Georgia Works is among the training programs President Obama is considering as part of his new federal jobs program, to be announced next week. It has been called a success by some, but has been criticized for how participants are paid. It's also unclear how successful a similar program would be at the national level.
Next Thursday, President Obama will present his jobs proposal before Congress. Democratic supporters hope his plan will offer a rallying point to excite his base, rather than a compromise Republicans may agree to.
A report says the upstate New York region has the highest concentration of green jobs in the country. Another surprising name in the top 10: northeast Ohio. But critics say the numbers of jobs created are too few to justify the use of federal stimulus dollars.
The unemployment rate is expected to tick up slightly to 9.2 percent. Two years ago, it was 9.5 percent. The reason for that decline: People are dropping out of the labor force and are no longer looking. It's the first time in a half-century that the labor force is decreasing, a development with long-term negative implications.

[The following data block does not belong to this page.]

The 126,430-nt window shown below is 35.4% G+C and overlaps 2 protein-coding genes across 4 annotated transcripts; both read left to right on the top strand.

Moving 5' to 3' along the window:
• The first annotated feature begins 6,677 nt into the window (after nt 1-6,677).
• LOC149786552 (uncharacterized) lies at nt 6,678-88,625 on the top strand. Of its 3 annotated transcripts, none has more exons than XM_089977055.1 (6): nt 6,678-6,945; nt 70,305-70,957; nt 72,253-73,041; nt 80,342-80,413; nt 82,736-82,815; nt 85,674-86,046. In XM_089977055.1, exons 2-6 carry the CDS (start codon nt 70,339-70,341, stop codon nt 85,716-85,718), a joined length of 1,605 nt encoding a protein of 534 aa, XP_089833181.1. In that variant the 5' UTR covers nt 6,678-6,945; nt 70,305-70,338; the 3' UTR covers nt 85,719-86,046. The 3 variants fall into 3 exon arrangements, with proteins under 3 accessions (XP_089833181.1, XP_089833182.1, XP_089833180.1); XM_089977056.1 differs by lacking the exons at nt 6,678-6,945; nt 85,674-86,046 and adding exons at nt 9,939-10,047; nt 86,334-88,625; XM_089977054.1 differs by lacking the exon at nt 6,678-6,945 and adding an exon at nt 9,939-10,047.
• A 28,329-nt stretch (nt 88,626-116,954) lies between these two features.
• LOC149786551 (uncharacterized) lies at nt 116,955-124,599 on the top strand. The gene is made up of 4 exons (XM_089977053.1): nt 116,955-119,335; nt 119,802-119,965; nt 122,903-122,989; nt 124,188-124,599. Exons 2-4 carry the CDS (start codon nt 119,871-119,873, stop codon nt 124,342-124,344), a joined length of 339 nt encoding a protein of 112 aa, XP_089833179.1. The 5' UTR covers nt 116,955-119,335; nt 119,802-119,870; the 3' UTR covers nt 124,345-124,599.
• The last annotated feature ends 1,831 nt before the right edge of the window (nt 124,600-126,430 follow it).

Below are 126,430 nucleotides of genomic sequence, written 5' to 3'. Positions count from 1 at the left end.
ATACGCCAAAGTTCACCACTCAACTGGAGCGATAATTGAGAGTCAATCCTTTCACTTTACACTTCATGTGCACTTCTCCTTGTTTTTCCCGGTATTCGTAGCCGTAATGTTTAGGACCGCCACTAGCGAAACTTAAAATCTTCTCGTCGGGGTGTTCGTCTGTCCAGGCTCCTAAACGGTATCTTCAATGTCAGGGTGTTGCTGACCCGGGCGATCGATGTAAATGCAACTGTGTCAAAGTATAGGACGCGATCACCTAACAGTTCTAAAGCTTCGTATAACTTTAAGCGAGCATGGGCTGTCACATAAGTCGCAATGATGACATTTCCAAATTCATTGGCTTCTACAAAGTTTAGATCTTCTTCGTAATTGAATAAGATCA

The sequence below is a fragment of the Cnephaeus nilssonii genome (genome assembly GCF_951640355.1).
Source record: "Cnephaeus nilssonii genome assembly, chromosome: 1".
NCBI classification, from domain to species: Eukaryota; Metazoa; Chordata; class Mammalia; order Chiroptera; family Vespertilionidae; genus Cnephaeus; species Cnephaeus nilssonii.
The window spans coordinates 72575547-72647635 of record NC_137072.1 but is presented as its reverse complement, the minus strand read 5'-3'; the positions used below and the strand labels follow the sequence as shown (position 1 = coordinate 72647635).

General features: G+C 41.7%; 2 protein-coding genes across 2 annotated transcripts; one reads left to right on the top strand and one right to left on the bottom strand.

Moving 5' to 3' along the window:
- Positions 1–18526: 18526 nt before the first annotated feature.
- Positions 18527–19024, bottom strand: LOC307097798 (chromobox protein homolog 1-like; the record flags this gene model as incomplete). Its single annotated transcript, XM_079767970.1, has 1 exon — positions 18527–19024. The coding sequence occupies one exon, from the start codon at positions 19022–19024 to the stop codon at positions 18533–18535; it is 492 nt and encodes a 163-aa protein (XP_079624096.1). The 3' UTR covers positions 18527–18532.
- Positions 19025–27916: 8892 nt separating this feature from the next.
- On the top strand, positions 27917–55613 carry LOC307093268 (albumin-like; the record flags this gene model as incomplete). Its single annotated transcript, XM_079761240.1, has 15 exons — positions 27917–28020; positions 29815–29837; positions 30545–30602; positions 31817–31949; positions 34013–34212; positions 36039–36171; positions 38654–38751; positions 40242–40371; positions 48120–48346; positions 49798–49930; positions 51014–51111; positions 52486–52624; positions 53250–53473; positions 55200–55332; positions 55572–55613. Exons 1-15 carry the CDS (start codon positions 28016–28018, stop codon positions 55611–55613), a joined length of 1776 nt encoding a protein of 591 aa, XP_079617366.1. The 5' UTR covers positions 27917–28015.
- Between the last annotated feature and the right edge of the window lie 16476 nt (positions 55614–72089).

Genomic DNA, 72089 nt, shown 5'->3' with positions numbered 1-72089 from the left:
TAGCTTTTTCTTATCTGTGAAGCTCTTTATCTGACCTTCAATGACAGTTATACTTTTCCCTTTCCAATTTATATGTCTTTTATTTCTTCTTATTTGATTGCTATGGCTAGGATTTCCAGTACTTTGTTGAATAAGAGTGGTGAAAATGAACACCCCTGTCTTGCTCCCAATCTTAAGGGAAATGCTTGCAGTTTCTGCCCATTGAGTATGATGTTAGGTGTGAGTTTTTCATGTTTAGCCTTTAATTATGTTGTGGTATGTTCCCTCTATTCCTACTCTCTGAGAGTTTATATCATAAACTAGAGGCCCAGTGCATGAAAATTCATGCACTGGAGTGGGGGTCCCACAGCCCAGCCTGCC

When President Obama unveils his jobs plan to Congress next week, he'll have to balance his desire for spending on programs that might stimulate the economy against the nation's current appetite for cost-cutting. We examine the pros, cons and politics of six proposals that might make Obama's list.
In 2010 President Obama gave a speech at the plant of a solar panel manufacturer in Fremont, Calif., saying "the future is here." That company, called Solyndra, has now declared bankruptcy. Melissa Block speaks with Bay Area business reporter George Avalos about what went wrong.
Goldman Sachs' mortgage subsidiary agreed to stop many of its controversial mortgage-related practices, including robo-signing mortgage paperwork. And the Federal Reserve announced action against Goldman to address a pattern of misconduct and negligence in how the firm handled mortgage loans and foreclosures via the subsidiary.
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